By: Richard Feldman, MBA, CFP®, AIF®
The extension of the Bush tax cuts through December 31st 2011 provides two more years where individuals in the 10% and 15% tax bracket could pay nothing on capital gains and qualified dividends received. This means that a lot of individuals particularly retired workers could possibly pay no tax on capital gains or qualified dividends.
Capital Gains and Qualified Dividends
Qualified capital gains and dividends were taxed at a maximum rate of 15% (zero percent for taxpayers in the 10 and 15 percent brackets) for 2010. The 2010 tax relief act signed into law by President Obama continues this treatment for two years, through December 31st 2012.
In order to see who qualifies for the 10% and 15% tax brackets please see the 2011 IRS Federal Tax Brackets:
Personal Exemption: Will be $3,700;
Standard Deduction: The standard deduction for married couples filing jointly will be $11,600 and for single filers will remain at $5,800;
Annual Gift Tax Exclusion Amounts: For 2011 the exclusion will remain at $13,000;
Traditional and Roth IRA Contribution Limits: The Standard IRA contribution limit for 2011 will be $5,000 if you are under 50 and $6,000 if you are over 50.
Capital gains treatment typically applies to investments held for more than 12 months. The 15% capital gains rate is 20% less than the highest ordinary income tax rate which is 35%.
Qualified Dividend Income
Qualified dividends are dividends received from a domestic corporation or a qualified foreign corporation, on which the underlying stock is held for at least 61 days within a specified 121 day period. A qualified foreign corporation is eligible for U.S. treaty benefits or has stock that is readily tradable on an established U.S. securities market.
To the extent that capital gains and dividends, when added to other sources of income, do not exceed the 15% income tax threshold (please see 2011 Federal Income Tax Brackets on first page) are tax free and receive a 0% tax rate.
For example: Lets say that you are married filing jointly, you have three kids, and that you take the standard deduction and do not itemize. You could have $99,100 of taxable income and still be in the 15% bracket. The math is the following:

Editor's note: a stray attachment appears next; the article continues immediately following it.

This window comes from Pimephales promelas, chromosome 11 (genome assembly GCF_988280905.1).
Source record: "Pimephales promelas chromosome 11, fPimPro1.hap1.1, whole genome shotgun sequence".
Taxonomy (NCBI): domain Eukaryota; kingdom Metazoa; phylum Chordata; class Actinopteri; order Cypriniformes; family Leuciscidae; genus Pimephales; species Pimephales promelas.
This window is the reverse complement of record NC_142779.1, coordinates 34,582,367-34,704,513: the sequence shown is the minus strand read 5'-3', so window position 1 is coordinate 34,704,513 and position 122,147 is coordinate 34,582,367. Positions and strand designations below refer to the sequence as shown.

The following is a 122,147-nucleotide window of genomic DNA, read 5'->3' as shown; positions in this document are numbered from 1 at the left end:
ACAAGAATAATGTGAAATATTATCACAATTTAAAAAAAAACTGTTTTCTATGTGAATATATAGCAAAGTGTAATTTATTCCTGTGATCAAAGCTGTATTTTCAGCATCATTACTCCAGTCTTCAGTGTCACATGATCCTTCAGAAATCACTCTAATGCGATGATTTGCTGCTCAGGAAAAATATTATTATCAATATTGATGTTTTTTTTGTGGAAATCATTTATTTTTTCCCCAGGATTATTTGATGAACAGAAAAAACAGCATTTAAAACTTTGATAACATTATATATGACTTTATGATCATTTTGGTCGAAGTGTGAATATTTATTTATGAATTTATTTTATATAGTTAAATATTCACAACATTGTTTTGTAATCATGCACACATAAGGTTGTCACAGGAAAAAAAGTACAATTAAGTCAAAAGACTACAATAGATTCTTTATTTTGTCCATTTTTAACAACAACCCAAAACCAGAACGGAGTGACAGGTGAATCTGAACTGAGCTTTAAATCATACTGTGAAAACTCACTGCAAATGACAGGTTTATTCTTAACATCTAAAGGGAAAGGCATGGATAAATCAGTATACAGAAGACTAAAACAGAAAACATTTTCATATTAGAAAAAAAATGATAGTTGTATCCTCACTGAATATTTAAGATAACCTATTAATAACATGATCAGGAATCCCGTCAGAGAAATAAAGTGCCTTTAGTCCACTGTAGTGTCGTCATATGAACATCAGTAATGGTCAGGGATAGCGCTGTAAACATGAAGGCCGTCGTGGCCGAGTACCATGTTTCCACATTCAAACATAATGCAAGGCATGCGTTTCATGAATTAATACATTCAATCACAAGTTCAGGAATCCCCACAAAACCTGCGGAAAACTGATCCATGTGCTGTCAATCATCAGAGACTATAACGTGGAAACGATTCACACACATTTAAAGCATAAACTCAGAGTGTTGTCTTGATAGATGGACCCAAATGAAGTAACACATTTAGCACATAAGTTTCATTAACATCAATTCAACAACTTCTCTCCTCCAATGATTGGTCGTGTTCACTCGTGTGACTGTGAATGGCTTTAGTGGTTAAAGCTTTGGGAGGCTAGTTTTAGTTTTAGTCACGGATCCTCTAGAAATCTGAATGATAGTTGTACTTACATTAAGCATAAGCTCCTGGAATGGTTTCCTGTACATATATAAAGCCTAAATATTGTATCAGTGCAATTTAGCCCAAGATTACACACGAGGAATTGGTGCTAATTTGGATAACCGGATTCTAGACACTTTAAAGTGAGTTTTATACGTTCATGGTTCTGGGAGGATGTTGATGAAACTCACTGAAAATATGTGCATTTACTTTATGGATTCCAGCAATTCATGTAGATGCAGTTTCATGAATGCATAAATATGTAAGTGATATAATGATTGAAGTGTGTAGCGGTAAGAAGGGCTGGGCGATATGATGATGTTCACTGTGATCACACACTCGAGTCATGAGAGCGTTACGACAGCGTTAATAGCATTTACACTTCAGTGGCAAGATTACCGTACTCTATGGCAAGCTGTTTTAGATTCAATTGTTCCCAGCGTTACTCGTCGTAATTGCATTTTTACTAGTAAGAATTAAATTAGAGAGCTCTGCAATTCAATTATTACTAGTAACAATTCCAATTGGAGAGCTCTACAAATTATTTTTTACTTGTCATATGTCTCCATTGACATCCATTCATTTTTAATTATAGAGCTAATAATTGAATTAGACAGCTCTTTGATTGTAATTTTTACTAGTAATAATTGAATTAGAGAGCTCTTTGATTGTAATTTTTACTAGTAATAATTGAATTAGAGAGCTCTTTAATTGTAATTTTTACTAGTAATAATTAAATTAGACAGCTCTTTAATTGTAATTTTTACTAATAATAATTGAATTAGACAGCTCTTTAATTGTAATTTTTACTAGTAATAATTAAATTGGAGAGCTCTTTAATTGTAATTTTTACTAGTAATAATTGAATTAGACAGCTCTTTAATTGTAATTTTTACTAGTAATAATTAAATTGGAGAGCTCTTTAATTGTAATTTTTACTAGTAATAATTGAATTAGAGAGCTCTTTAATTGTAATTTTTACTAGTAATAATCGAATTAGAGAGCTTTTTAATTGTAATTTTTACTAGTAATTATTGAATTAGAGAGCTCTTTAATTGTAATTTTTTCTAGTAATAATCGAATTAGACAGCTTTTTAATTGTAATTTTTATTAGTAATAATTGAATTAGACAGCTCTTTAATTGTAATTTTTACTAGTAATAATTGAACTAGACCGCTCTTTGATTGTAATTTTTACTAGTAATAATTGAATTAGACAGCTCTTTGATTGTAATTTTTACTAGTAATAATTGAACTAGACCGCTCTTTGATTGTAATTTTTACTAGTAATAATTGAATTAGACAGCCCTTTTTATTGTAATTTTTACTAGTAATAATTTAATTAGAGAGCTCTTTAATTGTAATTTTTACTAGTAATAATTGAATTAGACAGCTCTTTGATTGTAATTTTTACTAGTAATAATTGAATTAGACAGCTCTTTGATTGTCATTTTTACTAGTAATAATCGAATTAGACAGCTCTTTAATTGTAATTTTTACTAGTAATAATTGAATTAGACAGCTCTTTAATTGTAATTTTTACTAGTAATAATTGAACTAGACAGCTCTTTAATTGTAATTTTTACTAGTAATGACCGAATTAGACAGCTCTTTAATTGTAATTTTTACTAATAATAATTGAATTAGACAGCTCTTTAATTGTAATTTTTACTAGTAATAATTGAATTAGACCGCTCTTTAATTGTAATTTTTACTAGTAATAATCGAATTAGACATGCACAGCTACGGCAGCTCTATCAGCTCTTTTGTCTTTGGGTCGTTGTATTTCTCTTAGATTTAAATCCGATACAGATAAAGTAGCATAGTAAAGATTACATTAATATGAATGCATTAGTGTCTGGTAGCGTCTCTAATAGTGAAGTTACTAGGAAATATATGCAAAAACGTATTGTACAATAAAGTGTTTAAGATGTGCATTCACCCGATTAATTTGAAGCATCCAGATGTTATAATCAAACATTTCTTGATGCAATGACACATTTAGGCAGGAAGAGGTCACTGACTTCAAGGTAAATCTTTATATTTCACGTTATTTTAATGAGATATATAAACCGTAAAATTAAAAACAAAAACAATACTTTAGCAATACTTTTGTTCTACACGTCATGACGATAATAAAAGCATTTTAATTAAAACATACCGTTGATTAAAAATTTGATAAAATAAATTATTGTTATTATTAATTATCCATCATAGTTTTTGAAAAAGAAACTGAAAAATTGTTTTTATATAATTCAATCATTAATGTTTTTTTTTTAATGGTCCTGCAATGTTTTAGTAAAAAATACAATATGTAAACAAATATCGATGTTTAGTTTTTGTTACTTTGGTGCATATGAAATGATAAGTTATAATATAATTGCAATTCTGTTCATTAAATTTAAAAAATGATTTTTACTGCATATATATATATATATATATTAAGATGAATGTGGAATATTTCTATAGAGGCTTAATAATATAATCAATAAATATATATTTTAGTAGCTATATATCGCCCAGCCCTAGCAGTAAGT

Taxable Income: $99,100
Personal Exemption: $18,500 (5 X $3,700)
Standard Deduction: $11,600 (Standard Deduction)
Taxable Income $69,000
As you can see you can earn significant amount of income and still be in the 15% bracket. If you itemize you could theoretically have even higher income and still end up in the 15% tax bracket which would mean no taxes on long term capital gains and qualified dividend income.
There are significant planning opportunities for individuals that have appreciated stock or mutual funds that are held in taxable accounts and are in the 10% or 15% tax bracket. One strategy would be to realize a certain amount of capital gains on your appreciated assets in either of the 2011 or 2012 tax years (Or Both Years) and still make sure you are in the two lowest brackets so that you pay no tax on the sales. You could then use the funds for living expenses or you could buy back the investments right away and reset your tax base therefore limiting your future capital gains tax exposure. In addition you could look at some location strategies by moving some dividend paying assets into your taxable accounts and moving some interest bearing assets into your tax deferred accounts. Interest income from fixed income investments would be taxed at your marginal tax bracket which could be 10% or 15% while qualified dividends would be tax free.
Please consult your tax advisor on your individual situation before making any changes in your investments and portfolio. This article is not intended to constitute tax advice.